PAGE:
“Our review doesn’t necessarily suggest that advertising is horrible or great,” said Becker. “Although we’re moderately confident that this tells us there can be competing effects on the quality of treatment quality — both better patient adherence and overprescribing. It may have helped in some cases, but less so in others. But more research is needed.”

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  • Re: Pharm Ads Results

    “a new analysis suggests that doctors agree more often than not to write prescriptions for patients who have seen drug ads. At the same time, however, the analysis also found that only 1 in 10 consumers were moved by such advertising to ask a doctor for a prescription.”

    Very misleading! If “consumers” as used, refers to all consumers of the ads (those who watch them) there is one result, but if it refers to those who watched the ads AND HAD THE TARGETED MALADY, then there is BIG difference.

    I see no reason to be concerned if the former is true, and a lot to be concerned with if the latter hold.

    IMHO pharm ads should be banned!!!!

    • Hi David,

      Thanks for the note and that’s a fair point. As far as I can tell, it doesn’t seem apparent whether any of those folks had one of the maladies that were the subject of ads, although the one trial that hired actors did attempt to cover that base. But I’ve asked the lead author to address this more specifically.

      All best
      ed

    • Hi David,
      Thanks for posting. I agree with you completely the statistic in the first paragraph (and especially the term “consumer”) is lacking important context. The four studies in our review found that less than 10% of patients were requesting advertised medications, but most of the studies did not address what percent of patients actually NEEDED medication. Without that information, we can’t conclude whether the 10% number is too high, too low, or just right. Only one study addressed this issue directly – a clever randomized controlled trial by Kravitz and colleagues had “standardized patients” (or actors) present to doctors’ offices and make requests for antidepressants they had seen advertised. The standardized patients had two different levels of depression severity – depression serious enough to merit a prescription (major depression) or depression not serious enough to merit a prescription (an adjustment disorder with depressed mood). The study found that ALL of the actors who asked for medication were more likely to leave with prescriptions than the actors who didn’t make a request. For those actors with more severe depression, the authors found that the requests for medication resulted in better adherence to treatment guidelines (meaning patients that needed treatment were more likely to get it). On the other hand, for those actors with an adjustment disorder, the authors found that the requests for medication resulted in over prescribing (meaning patients that didn’t need a prescription were more likely to get one). This study in particular supports the title of Ed’s piece that the effects of advertising are a “mixed bag.”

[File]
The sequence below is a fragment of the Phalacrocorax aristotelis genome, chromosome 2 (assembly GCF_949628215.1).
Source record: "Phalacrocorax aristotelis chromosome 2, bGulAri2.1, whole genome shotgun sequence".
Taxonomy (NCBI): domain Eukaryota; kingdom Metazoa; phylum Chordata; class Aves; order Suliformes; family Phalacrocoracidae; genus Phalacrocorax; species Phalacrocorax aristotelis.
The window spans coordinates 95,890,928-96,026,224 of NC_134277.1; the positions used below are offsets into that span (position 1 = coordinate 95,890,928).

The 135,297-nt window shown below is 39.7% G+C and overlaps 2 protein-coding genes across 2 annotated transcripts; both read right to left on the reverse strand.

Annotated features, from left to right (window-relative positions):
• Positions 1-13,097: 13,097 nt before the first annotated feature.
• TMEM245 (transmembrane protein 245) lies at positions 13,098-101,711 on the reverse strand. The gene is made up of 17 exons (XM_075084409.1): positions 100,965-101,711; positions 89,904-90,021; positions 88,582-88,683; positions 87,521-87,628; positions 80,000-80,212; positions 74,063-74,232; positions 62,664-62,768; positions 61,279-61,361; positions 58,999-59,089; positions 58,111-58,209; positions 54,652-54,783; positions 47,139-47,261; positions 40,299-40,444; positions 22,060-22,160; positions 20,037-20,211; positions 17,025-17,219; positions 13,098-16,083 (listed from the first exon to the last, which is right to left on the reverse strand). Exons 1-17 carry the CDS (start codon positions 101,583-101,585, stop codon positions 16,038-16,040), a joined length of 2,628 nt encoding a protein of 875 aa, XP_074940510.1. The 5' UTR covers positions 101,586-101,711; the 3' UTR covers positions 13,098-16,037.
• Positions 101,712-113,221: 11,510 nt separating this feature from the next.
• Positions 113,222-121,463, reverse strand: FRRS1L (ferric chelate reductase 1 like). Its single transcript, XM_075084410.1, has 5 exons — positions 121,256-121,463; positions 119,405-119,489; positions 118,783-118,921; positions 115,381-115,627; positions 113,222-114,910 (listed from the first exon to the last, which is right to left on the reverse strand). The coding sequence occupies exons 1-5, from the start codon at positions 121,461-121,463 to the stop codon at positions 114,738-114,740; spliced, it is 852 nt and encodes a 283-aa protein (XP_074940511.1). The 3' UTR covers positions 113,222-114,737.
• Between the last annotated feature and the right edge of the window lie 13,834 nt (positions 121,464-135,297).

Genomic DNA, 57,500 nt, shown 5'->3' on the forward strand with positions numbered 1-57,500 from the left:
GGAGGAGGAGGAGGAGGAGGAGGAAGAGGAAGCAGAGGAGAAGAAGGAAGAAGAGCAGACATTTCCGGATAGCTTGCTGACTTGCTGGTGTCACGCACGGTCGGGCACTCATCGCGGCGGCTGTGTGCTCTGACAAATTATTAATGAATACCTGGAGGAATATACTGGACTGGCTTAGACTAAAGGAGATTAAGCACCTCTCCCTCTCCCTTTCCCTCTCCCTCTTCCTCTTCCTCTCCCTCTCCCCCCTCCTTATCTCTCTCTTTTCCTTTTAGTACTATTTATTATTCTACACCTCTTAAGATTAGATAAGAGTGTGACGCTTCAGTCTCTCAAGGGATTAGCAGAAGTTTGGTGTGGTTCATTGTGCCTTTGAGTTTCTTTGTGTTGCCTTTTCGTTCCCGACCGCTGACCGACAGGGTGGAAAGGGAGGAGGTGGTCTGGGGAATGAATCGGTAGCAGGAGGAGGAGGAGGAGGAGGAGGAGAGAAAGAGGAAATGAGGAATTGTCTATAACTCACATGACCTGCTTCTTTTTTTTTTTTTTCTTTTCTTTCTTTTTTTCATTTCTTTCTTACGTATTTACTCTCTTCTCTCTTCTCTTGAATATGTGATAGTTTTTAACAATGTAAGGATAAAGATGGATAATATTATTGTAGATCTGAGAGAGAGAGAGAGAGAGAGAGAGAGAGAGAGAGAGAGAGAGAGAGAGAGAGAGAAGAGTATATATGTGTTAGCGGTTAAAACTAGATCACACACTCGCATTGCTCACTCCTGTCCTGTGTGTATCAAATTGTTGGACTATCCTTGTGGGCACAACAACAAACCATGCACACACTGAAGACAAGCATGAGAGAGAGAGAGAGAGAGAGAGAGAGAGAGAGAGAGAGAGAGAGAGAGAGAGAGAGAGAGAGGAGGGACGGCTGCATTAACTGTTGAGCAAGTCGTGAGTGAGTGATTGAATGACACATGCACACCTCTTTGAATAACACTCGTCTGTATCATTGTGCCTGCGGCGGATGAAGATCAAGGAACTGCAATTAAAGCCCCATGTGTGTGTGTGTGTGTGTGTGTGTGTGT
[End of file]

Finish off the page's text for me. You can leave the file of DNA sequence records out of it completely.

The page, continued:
Thanks for raising this important point!
      Sara